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How much workers make in a two-tier labor market

In a previous post we detailed that Michigan has a two-tier labor market. One for those with a B.A. or more and the other for those without a B.A. The B.A. labor market is dominated by jobs that pay middle class wages for a household of three. The non B.A. labor market is dominated by jobs that pay less than what a household of three needs to be lower middle class.

That description of the labor market is an analysis of payroll jobs only, where wages are calculated for full-time, year-round workers only. And where education requirement is what is required by an occupation, not the education attainment of each worker.

So that raises the question “how much do workers actually earn in that two-tier labor market?” Where some work less than full time, while other work more than full time. Some work more than one job. Some work in gig jobs, some are self employed. Some earn overtime pay and others get bonuses from work.

The Census Bureau publishes a table of cash earnings from all work that allow us to answer the “how much do workers earn” question. We looked at data for U.S. workers ages 25-64. We looked at anyone who worked in the strong 2019 economy and for those who worked full time, year round. We used $47,500 as the lower middle class and $70,000 as the upper middle class thresholds.

Although this is national data, because we are using thresholds close to our Michigan middle class thresholds we are are quite confident that the finding below are representative of Michigan workers as well as U.S. workers.

The headline is that one half all those who worked at all in the strong 2019 economy earned less that what is needed for a household of three to be lower middle class. Even more concerning, is that two thirds of those without a B.A. who worked at all in the strong 2019 economy earned less that what is needed for a household of three to be lower middle class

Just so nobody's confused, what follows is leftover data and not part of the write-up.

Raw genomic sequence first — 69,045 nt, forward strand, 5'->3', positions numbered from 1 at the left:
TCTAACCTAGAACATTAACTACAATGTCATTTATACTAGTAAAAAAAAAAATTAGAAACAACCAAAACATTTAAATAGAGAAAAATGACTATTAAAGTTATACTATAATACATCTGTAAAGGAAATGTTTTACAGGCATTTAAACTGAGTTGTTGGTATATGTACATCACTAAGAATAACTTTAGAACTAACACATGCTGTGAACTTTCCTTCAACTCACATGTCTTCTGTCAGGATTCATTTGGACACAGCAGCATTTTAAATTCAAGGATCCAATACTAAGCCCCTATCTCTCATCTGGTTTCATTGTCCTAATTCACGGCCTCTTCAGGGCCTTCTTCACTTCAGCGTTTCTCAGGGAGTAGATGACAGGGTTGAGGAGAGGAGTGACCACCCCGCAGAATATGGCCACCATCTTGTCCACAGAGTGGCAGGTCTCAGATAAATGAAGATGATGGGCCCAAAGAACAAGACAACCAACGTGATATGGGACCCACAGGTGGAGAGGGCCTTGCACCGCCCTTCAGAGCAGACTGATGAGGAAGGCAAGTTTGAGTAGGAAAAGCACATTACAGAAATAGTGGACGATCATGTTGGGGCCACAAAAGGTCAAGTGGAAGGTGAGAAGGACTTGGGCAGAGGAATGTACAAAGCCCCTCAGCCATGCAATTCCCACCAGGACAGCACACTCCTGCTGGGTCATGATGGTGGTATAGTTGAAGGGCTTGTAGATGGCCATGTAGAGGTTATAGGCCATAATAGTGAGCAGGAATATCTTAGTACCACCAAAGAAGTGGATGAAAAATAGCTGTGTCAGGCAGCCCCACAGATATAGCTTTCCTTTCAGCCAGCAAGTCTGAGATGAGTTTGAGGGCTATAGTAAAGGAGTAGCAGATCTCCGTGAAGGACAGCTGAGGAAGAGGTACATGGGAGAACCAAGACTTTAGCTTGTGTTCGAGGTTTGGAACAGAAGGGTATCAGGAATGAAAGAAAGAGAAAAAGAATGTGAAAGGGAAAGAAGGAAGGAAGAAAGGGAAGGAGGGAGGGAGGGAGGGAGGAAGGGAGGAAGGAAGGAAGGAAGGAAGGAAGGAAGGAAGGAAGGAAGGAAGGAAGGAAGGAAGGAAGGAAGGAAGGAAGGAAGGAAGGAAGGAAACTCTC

More specifically, here is what we found in terms of how many workers earned less than our $47,500 lower middle class three person household threshold:

  • For all 135 million workers 50 percent had cash work earning of less than $47,500; for the 105 million full time, year round workers 41 percent had cash work earning of less than $47,500.
  • For those with a high school degree it is 67 and 60 percent
  • For those with some college, no degree it is 60 and 50 percent
  • For those with an Associate degree it is 54 and 45 percent
  • For those with a B.A. and more it is 30 and 22 percent

Here is what we found in terms of how many workers earned more than our $70,000 three person household upper class threshold:

  • For all 135 million workers 30 percent had cash work earning of more than $70,000; for the 105 million full time, year round workers 36 percent had cash work earning of more than $70,000
  • For those with a high school degree it is 14 and 17 percent
  • For those with some college, no degree it is 20 and 25 percent
  • For those with an Associate degree it is 23 and 27 percent
  • For those with a B.A. and more it is 48 and 55 percent

Finally, since conventional wisdom has it that there are lots of jobs that pay six figures that don’t require a B.A. here is the reality of how many workers in 2019 had cash earnings from all jobs of at least $100,000. As you can see those earning six figures overwhelmingly have a B.A. or more:

  • 21 million out of 135 million (16 percent) Americans who worked in 2019 had cash earning from work of at least $100,000.
  • Of the 21 million 16 million (76 percent) had a B.A.
  • 28 percent of workers with a B.A. had cash earning from work of at least $100,000.
  • Six percent of workers without a B.A. had cash earning from work of at least $100,000.

The data are confirming of the reality that Michigan has a two-tier labor market. One where the dividing line is whether someone has a B.A. or not. It is not that you can’t earn a middle class wage if you don’t have a four-year degree. One third of workers without a B.A. made at least $47,500. Nor is having a B.A. a guarantee of earning a middle class wage. Three out of ten workers with a B.A. made less than $47,500.

That said the reality is that the most reliable path to a middle class wage is by having a B.A. or more. It is what gets you into the higher wage tier of Michigan’s two-tier labor market.

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Lou Glazer

Lou Glazer is President and co-founder of Michigan Future, Inc., a non-partisan, non-profit organization. Michigan Future’s mission is to be a source of new ideas on how Michigan can succeed as a world class community in a knowledge-driven economy. Its work is funded by Michigan foundations.

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